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> I don't want a personal web site. I've had a handful of them in the past, and I've thrown together a couple shitty blogs over the years, but there are three big reasons why I don't anymore: I'm not that interesting; I don't have anything to show off; and inevitably it'll either become a chore or go out of date.

My wife and I are fairly boring people. I'm a sysadmin and fill-in sales rep at work, she works for the local government. Our hobbies are run of the mill; she reads and reviews the books she's read, I tinker with embedded computing projects and niche operating systems, and in the past have written (but not published) short fiction.

She maintains a review blog she started a few years ago when she wanted to connect better with the authors and fellow reviewers she was in contact with on Facebook and Twitter. It has taken off as far as such sites can, and while it takes up a ton of her free time after work and on weekends, we balance with time together as well. She makes absolutely no money from it (she hates the idea of ads on her site) and honestly I agree with her; she would feel like it was a second job if she tried to monetize it. Still, she does it because she enjoys the back-and-forth she gets with authors, and she often gets to meet some of her personal heroes in real life at conventions and release parties. I'd say having a personal website has helped her feel fulfilled outside of a boring day job and I'm all for it, even though it means less time spent doing things together. It makes that time together even more precious and fulfilling.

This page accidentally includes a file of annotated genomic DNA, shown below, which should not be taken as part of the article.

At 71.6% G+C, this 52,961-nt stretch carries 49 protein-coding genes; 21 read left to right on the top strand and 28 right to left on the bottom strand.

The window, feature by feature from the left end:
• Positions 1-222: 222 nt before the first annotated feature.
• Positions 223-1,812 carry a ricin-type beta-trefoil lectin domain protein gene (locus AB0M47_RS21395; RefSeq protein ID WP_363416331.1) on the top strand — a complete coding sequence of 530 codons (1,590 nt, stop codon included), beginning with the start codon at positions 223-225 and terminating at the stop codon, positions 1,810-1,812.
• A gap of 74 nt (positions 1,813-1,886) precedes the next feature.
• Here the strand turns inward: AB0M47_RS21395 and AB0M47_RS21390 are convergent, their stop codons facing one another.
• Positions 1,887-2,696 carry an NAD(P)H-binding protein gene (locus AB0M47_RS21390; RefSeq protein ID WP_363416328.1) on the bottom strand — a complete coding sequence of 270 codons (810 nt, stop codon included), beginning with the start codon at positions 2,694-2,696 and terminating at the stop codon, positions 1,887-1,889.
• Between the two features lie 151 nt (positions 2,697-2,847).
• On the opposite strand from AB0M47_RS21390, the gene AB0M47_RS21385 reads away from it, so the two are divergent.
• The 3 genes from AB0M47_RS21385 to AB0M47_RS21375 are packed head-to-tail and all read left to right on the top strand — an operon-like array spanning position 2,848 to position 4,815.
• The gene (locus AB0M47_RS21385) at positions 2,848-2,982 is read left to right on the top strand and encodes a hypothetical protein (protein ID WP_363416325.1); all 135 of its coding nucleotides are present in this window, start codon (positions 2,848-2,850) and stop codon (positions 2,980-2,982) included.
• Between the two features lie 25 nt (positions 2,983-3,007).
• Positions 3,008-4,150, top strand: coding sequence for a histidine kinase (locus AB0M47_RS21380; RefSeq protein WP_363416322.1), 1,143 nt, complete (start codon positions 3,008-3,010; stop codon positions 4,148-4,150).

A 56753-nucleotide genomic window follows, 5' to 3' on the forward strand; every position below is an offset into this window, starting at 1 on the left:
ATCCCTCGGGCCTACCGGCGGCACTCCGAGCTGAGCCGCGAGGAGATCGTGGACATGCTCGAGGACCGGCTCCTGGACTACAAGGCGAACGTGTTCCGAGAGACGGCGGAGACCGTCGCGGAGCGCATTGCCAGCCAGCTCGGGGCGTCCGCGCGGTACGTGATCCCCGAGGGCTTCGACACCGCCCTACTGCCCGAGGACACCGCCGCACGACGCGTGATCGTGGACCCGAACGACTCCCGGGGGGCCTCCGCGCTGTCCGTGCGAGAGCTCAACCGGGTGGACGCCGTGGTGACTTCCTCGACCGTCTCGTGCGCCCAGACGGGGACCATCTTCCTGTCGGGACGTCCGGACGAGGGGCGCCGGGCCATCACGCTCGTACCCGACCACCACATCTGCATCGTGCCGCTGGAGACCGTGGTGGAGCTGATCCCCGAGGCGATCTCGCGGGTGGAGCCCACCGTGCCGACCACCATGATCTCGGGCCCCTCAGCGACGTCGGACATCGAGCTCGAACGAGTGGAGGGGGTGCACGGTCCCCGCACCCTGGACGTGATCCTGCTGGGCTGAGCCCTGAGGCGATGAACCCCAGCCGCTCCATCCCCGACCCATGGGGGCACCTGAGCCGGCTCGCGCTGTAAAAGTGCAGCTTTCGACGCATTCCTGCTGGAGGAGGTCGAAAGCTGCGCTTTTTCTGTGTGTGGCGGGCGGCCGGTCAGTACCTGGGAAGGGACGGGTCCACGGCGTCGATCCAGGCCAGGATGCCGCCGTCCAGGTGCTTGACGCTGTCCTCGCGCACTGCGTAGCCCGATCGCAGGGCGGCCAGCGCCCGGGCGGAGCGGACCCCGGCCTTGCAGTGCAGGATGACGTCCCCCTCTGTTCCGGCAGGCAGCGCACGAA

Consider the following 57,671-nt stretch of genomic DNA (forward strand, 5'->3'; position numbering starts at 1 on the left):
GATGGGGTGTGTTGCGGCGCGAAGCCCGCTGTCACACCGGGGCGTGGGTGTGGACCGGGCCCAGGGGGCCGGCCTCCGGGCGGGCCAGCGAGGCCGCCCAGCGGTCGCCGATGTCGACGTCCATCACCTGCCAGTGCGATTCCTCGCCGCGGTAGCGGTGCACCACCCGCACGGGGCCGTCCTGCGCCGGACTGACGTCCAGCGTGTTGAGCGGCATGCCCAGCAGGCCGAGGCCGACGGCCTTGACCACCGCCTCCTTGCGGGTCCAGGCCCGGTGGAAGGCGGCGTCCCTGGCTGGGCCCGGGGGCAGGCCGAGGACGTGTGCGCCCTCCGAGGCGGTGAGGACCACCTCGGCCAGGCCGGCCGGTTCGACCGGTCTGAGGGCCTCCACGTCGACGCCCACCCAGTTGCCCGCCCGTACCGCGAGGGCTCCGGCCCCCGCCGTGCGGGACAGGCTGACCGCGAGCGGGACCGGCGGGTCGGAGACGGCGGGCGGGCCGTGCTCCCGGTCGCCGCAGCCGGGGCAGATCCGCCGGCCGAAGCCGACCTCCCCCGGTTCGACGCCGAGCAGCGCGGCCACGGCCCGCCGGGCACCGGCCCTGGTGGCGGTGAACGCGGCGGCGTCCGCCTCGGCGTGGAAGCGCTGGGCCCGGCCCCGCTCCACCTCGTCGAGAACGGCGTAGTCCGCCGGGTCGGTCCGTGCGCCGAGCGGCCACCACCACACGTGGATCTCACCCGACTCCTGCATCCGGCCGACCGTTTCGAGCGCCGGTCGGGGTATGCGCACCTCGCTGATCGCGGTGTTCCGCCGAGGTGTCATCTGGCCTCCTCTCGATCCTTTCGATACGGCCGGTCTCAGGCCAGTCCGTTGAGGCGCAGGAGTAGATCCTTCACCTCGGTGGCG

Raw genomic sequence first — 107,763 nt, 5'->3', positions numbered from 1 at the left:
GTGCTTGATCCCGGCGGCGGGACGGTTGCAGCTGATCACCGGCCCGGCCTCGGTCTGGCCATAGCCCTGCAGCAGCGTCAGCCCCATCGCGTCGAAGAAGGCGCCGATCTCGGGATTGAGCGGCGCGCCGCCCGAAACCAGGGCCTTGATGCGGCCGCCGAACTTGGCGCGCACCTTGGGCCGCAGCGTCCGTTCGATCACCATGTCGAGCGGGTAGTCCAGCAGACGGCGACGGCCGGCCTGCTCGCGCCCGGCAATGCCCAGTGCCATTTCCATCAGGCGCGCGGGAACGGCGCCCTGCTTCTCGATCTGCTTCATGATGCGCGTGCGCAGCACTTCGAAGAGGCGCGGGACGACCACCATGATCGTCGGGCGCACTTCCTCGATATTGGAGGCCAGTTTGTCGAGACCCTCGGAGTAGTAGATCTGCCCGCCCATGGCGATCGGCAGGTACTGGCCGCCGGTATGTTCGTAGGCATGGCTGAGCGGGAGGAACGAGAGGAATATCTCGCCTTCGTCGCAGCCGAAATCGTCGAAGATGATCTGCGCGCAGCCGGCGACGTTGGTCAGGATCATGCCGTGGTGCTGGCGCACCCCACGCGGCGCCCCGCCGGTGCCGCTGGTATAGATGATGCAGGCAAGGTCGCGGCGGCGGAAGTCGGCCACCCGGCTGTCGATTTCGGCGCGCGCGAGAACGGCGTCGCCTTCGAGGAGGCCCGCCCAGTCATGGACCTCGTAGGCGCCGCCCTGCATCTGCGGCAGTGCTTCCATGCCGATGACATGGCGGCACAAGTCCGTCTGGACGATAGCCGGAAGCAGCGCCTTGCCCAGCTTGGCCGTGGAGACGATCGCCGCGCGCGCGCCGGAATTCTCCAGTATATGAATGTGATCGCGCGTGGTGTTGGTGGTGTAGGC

Oh, and as for me...I did start a writing blog several years ago but writing fell to the wayside and I haven't posted anything in a couple of years. I've thought about ditching that altogether and blogging about embedded projects instead, but I have more fun doing the hobby itself than I would writing about it. I'm not a very social person and I don't have any social media accounts (unless this site and my sporadic activity on OSNews counts), and overall I feel I'm a pretty boring guy outside of niche circles. I'm also not job hunting nor am I in a hiring role at work, so I don't feel the need for my info to be out there.

I would be stoked to read about your projects with embedded systems or your unpublished short stories. Hell, even if they suck, that’s more authentic and more interesting than 99% of the internet right now.

Check your email :-)

These are not run of the mill hobbies.

> I have more fun doing the hobby itself than I would writing about it.

This is a real problem.

I tend to always have at least one hobby project going on that I know would be of interest to a wide group of people (such as the smartphone I'm currently building).

However, I don't like to document the projects as I go along, because it makes the project more difficult and time-consuming to accomplish, and I start to feel pressure to make sure that I'm providing regular updates -- which turns the hobby into a sort of job.

Instead, I prefer to document dump all my notes and sketches, and put the code and schematics up, after I've completed the project entirely. This means that I don't have a great deal of "work in progress" photos and the like, and that my post is not useful for people who want to see the process of development itself, but it's a compromise that works for me.

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